Spatial voyeurism



Fifty years ago, in 1972, the Apollo 17 mission was the last space expedition to take a crew to the Moon. It was during this trip that one of the most famous photos of the 20th century was taken.and century: an original portrait of this splendid “blue marble” that is planet Earth seen from space. Since then, if some dream of returning to the Moon, others continue to look at the Earth, always fascinated. 40% of the more than two thousand artificial satellites currently in orbit are dedicated to observing the planet.

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It is moreover an unprecedented gold rush that has continued in recent years in this field of “skillful aerospace”, with rockets capable of launching several dozen satellites at once. These mini-satellites, no bigger than a shoebox, are capable of continuously photographing the surface of the planet in very fine detail. The American company Planet (1), for example, has understood what is at stake in the current revolution, constantly improving the capacities of these machines by renewing them regularly and at low cost.

Prowess hitherto reserved for military intelligence

In just a few years, the company has deployed more than four hundred of them in space, allowing it to collect daily data over nearly 350 million km.2 of the surface of the earth with a resolution of 5 meters! In five years, she has built up a unique database, capable of showing precisely what happened over this period of time every day and in every place in the world. A feat that was, until then, partially reserved for military intelligence and for colossal budgets.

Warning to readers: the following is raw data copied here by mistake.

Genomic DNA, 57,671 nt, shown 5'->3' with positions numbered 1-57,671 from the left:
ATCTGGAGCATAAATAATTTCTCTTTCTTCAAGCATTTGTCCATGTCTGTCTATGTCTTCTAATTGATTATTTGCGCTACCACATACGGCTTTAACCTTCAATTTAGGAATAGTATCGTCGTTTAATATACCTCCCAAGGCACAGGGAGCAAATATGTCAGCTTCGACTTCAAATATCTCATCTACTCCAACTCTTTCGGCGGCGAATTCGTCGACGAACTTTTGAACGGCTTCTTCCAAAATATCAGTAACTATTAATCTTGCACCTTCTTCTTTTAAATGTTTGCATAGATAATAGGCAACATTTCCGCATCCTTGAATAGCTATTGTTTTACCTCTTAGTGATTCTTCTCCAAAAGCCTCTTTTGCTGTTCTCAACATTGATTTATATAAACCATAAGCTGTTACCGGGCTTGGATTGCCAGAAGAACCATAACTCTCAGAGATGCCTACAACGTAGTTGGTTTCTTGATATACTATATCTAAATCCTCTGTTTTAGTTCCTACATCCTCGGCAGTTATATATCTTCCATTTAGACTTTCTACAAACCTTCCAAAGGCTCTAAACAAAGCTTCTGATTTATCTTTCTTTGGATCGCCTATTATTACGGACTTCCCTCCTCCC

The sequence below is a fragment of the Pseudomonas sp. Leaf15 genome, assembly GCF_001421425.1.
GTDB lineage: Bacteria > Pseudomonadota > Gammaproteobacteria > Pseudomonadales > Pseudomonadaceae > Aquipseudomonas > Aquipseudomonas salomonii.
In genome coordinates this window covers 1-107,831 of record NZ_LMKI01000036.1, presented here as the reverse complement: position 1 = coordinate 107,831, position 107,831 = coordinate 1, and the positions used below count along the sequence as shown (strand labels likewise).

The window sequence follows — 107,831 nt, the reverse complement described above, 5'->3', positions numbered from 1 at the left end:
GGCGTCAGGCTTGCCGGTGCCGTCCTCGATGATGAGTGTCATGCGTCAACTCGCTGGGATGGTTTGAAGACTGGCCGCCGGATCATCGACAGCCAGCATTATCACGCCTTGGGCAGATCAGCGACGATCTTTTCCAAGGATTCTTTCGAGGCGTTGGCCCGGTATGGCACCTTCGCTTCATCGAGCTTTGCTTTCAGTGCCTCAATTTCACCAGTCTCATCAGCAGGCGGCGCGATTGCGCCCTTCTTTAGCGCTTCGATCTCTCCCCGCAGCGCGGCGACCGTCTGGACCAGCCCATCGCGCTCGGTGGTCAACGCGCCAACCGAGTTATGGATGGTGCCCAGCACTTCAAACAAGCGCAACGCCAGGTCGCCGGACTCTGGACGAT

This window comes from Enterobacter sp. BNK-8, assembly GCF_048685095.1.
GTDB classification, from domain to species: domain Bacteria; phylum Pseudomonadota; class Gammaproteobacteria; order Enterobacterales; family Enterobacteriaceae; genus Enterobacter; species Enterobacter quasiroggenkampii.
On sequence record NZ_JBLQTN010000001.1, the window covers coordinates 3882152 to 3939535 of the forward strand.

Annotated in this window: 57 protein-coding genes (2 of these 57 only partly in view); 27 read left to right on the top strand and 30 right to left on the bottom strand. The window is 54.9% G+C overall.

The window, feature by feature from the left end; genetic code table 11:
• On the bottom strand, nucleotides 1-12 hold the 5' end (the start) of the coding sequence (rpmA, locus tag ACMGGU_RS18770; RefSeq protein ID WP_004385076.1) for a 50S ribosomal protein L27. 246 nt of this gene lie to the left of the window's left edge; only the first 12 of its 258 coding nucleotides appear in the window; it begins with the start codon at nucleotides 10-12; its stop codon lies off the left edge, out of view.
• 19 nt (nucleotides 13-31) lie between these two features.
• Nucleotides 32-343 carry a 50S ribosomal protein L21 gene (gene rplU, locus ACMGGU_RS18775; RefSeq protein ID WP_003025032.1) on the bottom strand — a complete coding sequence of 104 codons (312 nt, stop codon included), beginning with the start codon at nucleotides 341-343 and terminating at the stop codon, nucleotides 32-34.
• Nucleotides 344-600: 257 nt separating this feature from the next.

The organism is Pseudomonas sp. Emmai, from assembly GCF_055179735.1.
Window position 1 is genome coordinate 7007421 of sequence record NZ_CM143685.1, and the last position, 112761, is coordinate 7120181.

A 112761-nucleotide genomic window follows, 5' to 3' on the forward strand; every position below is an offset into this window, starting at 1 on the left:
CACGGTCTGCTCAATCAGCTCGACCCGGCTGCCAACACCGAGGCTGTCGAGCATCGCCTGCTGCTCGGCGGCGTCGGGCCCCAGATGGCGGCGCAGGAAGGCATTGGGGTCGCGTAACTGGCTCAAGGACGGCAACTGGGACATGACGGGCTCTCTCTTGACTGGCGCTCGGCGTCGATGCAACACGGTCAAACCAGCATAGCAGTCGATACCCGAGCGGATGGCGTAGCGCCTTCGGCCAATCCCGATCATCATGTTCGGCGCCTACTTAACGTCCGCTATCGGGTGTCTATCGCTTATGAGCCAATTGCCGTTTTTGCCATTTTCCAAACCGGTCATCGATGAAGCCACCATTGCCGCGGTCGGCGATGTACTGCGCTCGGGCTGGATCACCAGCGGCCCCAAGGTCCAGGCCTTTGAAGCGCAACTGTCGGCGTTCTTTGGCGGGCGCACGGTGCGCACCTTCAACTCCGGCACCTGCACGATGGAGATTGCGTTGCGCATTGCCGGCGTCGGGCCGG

Of course, these satellites make it possible to follow the daily evolution of an ecosystem or a landscape. And we understand the interest of such a tool, in the midst of an environmental crisis. Coupled with artificial intelligence analysis tools, this system can also recognize and precisely count all kinds of infrastructure in a region, accentuating the geopolitical interest of such detailed observation of the world.

Examine the conflicts

This is how journalist Megha Rajagopalan, Pulitzer Prize 2021, was able to reveal to the world the secret development of the network of internment camps for the Uyghur populations in the autonomous region of Chinese Xinjiang. There is no doubt that the Ukrainian conflict is also scrutinized in order to follow, beyond the speeches, the reality of the operations in progress, even to highlight their most serious excesses. Everything seems so powerful and so necessary in these new tools in the face of the emergencies of the world. But troubling questions still remain: what will remain, in the end, of our ability to marvel without taking into account what is given to us to see? And also: how much intimate and inviolate space will we leave to our restless hearts?

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